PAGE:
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51 years of Skylab, NASA’s first space station

This May 14 marks 51 years since the unmanned launch, in 1973, of the Skylab space laboratory, NASA’s first space station.

With a wingspan of 35 meters and a weight of 75 tons, a Saturn V rocket from the Apollo program was necessary to put it into orbit in 1973.

The station suffered severe damage during launch, losing its solar shield, part of the micrometeorite shield, and one of its main solar panels. The detached parts of the micrometeorite shield prevented the deployment of the remaining solar panel, causing a large energy deficit and abnormal overheating.

Still, it orbited Earth from 1973 to 1979 and was visited by astronauts three times during its first two years of service.

The first crew, an Apollo spacecraft launched on May 25, 1973, performed extensive repair work on a spacewalk and spent 28 days on the station. The following missions began on 28 July 1973 and 16 November 1973 and lasted 59 and 84 days respectively, with a total occupation of 171 days. The last Skylab crew returned to Earth on February 8, 1974.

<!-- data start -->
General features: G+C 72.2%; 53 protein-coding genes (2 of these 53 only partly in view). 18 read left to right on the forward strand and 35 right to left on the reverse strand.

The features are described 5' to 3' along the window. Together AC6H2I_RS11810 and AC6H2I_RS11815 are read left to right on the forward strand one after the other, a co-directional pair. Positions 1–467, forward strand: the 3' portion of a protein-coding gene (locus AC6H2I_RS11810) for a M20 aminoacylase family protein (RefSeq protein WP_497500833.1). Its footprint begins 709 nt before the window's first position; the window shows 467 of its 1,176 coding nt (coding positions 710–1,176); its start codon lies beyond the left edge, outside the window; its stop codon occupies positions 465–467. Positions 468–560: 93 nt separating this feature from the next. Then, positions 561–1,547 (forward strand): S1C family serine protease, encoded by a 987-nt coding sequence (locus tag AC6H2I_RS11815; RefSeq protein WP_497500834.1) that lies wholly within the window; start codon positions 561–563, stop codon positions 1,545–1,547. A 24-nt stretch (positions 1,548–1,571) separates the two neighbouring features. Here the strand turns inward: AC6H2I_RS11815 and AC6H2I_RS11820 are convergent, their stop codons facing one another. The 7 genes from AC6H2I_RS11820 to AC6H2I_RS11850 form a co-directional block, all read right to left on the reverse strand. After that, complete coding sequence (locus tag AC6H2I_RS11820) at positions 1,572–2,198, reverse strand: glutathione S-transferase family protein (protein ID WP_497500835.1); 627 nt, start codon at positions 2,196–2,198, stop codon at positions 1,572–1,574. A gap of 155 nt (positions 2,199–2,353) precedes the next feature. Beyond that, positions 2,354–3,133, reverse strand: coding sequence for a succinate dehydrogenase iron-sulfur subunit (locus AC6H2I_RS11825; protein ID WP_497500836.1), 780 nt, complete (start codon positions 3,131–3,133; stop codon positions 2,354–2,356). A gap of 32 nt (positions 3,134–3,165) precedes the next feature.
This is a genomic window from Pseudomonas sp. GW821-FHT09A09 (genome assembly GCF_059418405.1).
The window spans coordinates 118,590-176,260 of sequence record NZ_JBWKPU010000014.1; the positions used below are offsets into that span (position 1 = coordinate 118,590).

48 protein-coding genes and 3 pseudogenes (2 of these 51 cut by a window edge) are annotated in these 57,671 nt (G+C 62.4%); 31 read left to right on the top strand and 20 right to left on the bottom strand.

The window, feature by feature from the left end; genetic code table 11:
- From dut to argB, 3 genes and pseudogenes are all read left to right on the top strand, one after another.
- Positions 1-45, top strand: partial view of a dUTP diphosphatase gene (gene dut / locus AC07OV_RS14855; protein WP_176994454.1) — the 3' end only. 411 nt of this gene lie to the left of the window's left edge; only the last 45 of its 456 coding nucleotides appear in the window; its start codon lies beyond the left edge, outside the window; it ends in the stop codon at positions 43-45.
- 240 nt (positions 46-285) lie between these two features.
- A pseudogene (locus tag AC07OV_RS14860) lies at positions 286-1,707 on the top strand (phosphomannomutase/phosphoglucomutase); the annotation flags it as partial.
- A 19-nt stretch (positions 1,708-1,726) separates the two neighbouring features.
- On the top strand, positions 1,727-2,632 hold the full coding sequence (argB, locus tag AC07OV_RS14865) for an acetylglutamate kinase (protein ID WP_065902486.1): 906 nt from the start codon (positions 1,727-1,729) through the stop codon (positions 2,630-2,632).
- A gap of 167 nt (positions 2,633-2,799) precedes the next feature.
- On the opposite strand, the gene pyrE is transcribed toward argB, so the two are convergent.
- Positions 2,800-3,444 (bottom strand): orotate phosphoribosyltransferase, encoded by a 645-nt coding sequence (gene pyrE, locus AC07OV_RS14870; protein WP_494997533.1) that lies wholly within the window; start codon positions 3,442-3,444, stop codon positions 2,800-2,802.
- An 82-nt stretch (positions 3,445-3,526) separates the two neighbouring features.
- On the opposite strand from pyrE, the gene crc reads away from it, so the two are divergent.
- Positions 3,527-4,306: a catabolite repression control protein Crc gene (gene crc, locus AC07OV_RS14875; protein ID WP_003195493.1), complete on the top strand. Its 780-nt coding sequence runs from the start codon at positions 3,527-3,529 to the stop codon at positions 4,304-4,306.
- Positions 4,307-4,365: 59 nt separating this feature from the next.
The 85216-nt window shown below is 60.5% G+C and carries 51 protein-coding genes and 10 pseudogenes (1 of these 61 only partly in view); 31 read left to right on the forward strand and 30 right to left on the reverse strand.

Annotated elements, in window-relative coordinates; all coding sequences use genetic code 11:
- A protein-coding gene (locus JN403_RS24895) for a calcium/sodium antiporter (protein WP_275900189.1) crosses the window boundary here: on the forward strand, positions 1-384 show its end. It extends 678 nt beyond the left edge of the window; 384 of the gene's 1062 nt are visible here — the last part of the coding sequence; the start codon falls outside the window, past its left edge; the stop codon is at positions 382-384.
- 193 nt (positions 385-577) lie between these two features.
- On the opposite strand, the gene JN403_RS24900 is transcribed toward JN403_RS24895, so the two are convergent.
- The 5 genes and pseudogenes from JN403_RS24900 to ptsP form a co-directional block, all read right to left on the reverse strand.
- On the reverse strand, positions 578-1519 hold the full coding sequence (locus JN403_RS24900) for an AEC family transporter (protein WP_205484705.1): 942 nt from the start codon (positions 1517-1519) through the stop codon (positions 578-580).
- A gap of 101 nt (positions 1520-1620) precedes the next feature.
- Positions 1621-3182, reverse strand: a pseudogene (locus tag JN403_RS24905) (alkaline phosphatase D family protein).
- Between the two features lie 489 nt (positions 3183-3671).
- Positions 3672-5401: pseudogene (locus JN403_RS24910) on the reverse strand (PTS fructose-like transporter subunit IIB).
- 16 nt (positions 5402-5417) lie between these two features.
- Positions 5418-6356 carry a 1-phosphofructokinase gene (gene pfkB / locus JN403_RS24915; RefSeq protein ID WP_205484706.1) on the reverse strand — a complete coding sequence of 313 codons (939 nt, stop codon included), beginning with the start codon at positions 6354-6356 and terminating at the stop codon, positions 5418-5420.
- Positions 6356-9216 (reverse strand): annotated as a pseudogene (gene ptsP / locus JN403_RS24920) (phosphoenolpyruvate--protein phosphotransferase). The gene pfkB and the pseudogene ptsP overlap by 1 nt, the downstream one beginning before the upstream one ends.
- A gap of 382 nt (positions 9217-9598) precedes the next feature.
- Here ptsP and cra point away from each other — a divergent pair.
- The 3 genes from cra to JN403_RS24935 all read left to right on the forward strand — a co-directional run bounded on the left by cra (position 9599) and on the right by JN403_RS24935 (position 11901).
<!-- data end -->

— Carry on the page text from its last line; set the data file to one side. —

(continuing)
Astronauts working at Skylab conducted observations of the Earth, Sun and stars in the ultraviolet and X-ray range, as well as experiments in space physics, microgravity, and biomedical and biological studies.

The laboratory was abandoned until five years later, its orbit began to decay due to the Earth’s attraction and its re-entry into the atmosphere became inevitable.

There was speculation about where in the southern hemisphere his remains would fall. Finally, on July 11, 1979, it disintegrated due to friction with the atmosphere and fragments fell on Australian territory. This country fined NASA $400 for littering on public land, Wikipedia reports.

Its replica can be visited at the Aerospace Museum in Washington D.C.

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